Sunday, October 27, 2013

John F. Kennedy's romance with Danish journalist Inga Arvad

Inga Arvad

Jack saved Inga's letters through the war.  He saved them when he was in Congress.  He saved them when he married Jackie, when he entered the White House, when he had his children.  Inga obviously meant more to him than any other woman he had known, and he visited her with some frequency long after they had broken up.
          - Barbara Gibson and Ted Scharz
          From The Kennedys: The Third Generation

As the 50th anniversary of JFK's assassination on November 22, 1963 approaches, the life of the 35th President of the United States is becoming increasingly topical.  I've been reading a book titled The Kennedys: The Third Generation by Barbara Gibson and Ted Schwarz.  Gibson was Rose Kennedy's personal secretary and was privy to the goings-on of three generations of the storied Kennedy clan.  Until I began reading her book, I was completely unaware of JFK's relationship with a suspected Nazi spy named Inga Arvad.  I found myself intrigued and decided to delve further into the story.

Inga Arvad was born Inga Maria Petersen on October 6, 1913 in Copenhagen, Denmark.  In 1931, she changed her last name to Arvad.  The tall, blond journalist was selected a beauty queen by a Danish newspaper and, according to Barbara Gibson, she also "won a beauty contest in France, which she apparently entered for the fun of it."  A well-educated woman, Arvad studied in Brussels, London and Paris.  

Inga was married and divorced before she reached the age of 20.  She wed her first husband, Egyptian diplomat Kamal Abdel Nabi, in 1931 when she was only 17 years old.  Her second husband was Hungarian film director Paul Fejos whom she met while playing a small role in a movie being filmed in Denmark.  They married in 1936.  Inga was still married to Fejos when she travelled to the United States in 1939 and during her affair with John F. Kennedy in 1941 and 1942.  She did not divorce Fejos until June of 1942.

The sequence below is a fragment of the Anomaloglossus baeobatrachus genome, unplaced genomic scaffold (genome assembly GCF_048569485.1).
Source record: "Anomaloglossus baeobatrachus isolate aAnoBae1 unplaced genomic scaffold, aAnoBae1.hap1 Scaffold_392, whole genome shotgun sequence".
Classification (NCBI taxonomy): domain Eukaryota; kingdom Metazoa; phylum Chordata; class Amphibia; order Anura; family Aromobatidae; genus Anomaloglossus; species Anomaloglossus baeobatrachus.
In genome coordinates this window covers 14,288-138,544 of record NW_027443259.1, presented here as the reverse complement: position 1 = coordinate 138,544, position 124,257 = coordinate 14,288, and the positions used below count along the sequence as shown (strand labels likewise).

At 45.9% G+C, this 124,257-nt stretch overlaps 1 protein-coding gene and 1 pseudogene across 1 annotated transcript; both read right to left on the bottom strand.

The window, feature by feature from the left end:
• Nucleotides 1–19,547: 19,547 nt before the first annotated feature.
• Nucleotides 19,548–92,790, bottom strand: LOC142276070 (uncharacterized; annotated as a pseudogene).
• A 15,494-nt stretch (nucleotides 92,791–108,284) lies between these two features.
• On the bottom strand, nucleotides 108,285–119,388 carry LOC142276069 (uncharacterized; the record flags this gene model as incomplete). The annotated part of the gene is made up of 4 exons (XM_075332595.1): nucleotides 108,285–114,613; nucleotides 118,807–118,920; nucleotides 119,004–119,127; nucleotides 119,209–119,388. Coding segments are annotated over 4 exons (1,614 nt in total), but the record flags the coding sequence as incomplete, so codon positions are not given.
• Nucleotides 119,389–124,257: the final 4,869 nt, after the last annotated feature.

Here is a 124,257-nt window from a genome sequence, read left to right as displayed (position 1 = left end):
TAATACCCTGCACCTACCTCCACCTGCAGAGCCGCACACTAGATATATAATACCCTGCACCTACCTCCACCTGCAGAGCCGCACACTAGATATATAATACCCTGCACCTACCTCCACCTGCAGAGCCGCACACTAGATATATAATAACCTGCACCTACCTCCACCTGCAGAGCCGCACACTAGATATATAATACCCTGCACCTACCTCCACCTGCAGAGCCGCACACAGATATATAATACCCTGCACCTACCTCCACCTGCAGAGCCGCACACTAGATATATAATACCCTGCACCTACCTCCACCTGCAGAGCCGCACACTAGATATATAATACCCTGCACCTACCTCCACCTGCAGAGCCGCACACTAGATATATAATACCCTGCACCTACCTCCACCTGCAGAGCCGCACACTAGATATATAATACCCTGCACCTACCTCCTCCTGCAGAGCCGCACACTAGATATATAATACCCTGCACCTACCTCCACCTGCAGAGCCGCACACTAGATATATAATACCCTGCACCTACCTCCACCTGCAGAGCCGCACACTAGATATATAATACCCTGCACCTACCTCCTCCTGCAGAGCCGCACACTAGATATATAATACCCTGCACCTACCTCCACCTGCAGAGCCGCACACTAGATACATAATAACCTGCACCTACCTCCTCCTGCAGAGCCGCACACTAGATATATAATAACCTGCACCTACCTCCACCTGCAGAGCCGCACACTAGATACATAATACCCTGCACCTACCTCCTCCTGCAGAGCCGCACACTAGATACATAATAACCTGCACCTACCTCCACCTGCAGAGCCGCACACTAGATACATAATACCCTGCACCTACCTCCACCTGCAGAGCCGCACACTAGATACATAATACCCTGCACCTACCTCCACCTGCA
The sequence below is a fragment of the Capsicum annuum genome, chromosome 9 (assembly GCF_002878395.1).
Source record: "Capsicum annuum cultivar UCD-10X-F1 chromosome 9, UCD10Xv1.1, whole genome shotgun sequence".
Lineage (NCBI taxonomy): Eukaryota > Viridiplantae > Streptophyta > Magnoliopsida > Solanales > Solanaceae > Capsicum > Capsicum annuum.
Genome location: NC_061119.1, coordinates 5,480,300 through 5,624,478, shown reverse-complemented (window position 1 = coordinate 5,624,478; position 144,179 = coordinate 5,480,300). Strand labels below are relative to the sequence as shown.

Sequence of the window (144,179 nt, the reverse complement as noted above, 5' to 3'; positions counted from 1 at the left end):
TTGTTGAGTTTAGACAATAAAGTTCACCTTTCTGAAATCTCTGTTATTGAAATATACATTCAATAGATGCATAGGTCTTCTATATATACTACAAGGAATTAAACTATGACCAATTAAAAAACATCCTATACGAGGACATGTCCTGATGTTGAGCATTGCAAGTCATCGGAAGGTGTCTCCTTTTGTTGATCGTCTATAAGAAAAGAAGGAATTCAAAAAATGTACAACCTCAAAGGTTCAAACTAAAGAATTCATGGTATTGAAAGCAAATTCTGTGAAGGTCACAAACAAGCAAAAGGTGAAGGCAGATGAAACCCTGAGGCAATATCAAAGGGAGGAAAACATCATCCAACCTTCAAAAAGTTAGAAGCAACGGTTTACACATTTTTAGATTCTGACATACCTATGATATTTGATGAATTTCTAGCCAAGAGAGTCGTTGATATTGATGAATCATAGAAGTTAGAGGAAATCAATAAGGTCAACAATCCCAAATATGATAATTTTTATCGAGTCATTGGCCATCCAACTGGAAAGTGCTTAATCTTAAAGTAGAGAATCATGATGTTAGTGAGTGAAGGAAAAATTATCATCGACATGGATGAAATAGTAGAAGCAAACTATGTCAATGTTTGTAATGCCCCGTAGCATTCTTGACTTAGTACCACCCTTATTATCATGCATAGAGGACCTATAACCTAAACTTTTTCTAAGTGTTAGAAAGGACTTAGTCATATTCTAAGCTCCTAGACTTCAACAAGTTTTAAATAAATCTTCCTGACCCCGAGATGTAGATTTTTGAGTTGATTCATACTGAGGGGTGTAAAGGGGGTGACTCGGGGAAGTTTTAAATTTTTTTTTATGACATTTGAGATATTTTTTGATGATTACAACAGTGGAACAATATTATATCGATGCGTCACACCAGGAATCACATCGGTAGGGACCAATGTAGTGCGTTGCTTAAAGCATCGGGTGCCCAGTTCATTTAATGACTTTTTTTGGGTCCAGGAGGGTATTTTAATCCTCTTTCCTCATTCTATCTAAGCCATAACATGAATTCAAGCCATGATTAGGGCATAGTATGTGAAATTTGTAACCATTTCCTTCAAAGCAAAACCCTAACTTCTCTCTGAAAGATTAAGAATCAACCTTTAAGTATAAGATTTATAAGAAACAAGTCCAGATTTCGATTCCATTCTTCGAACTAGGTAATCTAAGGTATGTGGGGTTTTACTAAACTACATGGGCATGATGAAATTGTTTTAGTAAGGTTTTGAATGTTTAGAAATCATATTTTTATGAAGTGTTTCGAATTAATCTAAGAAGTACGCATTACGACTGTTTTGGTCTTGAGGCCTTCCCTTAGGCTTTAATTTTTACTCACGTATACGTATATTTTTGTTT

Prior to World War II, Inga Arvad accepted a job as the Berlin correspondent for a Danish newspaper.  As a young journalist, she interviewed Nazi leaders Hermann Göring and Josef Goebbels.  Inga scooped her colleagues by reporting that Göring was soon to wed German actress Emmy Sonnemann.  Inga was a guest at the nuptials which took place on April 10, 1935 and she was introduced to many high level Nazis.  She was even granted interviews with Adolf Hitler.  In 1936, Inga attended the infamous Berlin Olympics and sat in in Hitler's private press box and was photographed with the Nazi leader.  The Führer was reported to have described her as a perfect example of Nordic beauty.  Of Hitler, Inga wrote, "You immediately like him . . . The eyes, showing a kind heart, stare right at you."

Hitler with Inga Arvad

When war broke out in 1939, Inga left Europe and immigrated to the United States.  She first settled in New York where she enrolled in the graduate program at the Columbia University School of Journalism.  She then relocated to Washington, D.C. where she found employment as a syndicated columnist for the Washington Times-Herald profiling government officials.  JFK's elder sister, Kathleen, was also a reporter at the Times-Herald and assisted Inga with her "Did You Happen to See . . ." column.  It was through Kathleen that Jack met the alluring Inga Arvad.